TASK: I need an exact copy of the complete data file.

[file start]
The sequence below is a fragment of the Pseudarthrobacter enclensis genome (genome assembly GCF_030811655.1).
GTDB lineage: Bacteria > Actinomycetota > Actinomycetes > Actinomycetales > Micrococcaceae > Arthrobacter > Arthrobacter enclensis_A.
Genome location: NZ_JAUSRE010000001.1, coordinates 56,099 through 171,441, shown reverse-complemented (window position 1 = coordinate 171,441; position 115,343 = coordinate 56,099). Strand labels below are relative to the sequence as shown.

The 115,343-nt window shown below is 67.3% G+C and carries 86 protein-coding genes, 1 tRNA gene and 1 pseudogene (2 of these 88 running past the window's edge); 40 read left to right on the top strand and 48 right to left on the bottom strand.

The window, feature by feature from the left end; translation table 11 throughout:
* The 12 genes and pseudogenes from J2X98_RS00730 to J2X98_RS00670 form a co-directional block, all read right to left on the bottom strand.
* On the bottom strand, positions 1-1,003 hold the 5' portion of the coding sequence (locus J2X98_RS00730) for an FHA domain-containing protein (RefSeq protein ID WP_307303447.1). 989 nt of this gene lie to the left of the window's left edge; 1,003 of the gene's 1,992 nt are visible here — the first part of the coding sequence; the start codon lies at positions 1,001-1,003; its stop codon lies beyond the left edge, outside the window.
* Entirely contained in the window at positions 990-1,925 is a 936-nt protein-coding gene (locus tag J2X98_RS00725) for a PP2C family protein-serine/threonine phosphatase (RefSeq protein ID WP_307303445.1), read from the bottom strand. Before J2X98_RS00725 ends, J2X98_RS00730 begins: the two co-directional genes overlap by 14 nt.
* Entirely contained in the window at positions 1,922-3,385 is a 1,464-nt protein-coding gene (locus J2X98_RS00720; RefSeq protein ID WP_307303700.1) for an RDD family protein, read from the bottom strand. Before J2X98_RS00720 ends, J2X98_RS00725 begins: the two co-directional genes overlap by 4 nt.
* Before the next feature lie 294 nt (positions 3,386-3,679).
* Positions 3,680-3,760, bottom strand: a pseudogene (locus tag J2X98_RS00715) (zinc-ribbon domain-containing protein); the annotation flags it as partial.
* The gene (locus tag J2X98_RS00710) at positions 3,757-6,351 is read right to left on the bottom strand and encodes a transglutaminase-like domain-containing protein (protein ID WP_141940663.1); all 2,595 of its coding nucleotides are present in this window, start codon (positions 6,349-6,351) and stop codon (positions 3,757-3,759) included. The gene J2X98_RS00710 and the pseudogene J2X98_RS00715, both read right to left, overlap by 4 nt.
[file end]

The sequence below is a fragment of the Pseudarthrobacter enclensis genome (genome assembly GCF_030811655.1).
GTDB lineage: Bacteria > Actinomycetota > Actinomycetes > Actinomycetales > Micrococcaceae > Arthrobacter > Arthrobacter enclensis_A.
Genome location: NZ_JAUSRE010000001.1, coordinates 56,099 through 171,441, shown reverse-complemented (window position 1 = coordinate 171,441; position 115,343 = coordinate 56,099). Strand labels below are relative to the sequence as shown.

The 115,343-nt window shown below is 67.3% G+C and carries 86 protein-coding genes, 1 tRNA gene and 1 pseudogene (2 of these 88 running past the window's edge); 40 read left to right on the top strand and 48 right to left on the bottom strand.

The window, feature by feature from the left end; translation table 11 throughout:
* The 12 genes and pseudogenes from J2X98_RS00730 to J2X98_RS00670 form a co-directional block, all read right to left on the bottom strand.
* On the bottom strand, positions 1-1,003 hold the 5' portion of the coding sequence (locus J2X98_RS00730) for an FHA domain-containing protein (RefSeq protein ID WP_307303447.1). 989 nt of this gene lie to the left of the window's left edge; 1,003 of the gene's 1,992 nt are visible here — the first part of the coding sequence; the start codon lies at positions 1,001-1,003; its stop codon lies beyond the left edge, outside the window.
* Entirely contained in the window at positions 990-1,925 is a 936-nt protein-coding gene (locus tag J2X98_RS00725) for a PP2C family protein-serine/threonine phosphatase (RefSeq protein ID WP_307303445.1), read from the bottom strand. Before J2X98_RS00725 ends, J2X98_RS00730 begins: the two co-directional genes overlap by 14 nt.
* Entirely contained in the window at positions 1,922-3,385 is a 1,464-nt protein-coding gene (locus J2X98_RS00720; RefSeq protein ID WP_307303700.1) for an RDD family protein, read from the bottom strand. Before J2X98_RS00720 ends, J2X98_RS00725 begins: the two co-directional genes overlap by 4 nt.
* Before the next feature lie 294 nt (positions 3,386-3,679).
* Positions 3,680-3,760, bottom strand: a pseudogene (locus tag J2X98_RS00715) (zinc-ribbon domain-containing protein); the annotation flags it as partial.
* The gene (locus tag J2X98_RS00710) at positions 3,757-6,351 is read right to left on the bottom strand and encodes a transglutaminase-like domain-containing protein (protein ID WP_141940663.1); all 2,595 of its coding nucleotides are present in this window, start codon (positions 6,349-6,351) and stop codon (positions 3,757-3,759) included. The gene J2X98_RS00710 and the pseudogene J2X98_RS00715, both read right to left, overlap by 4 nt.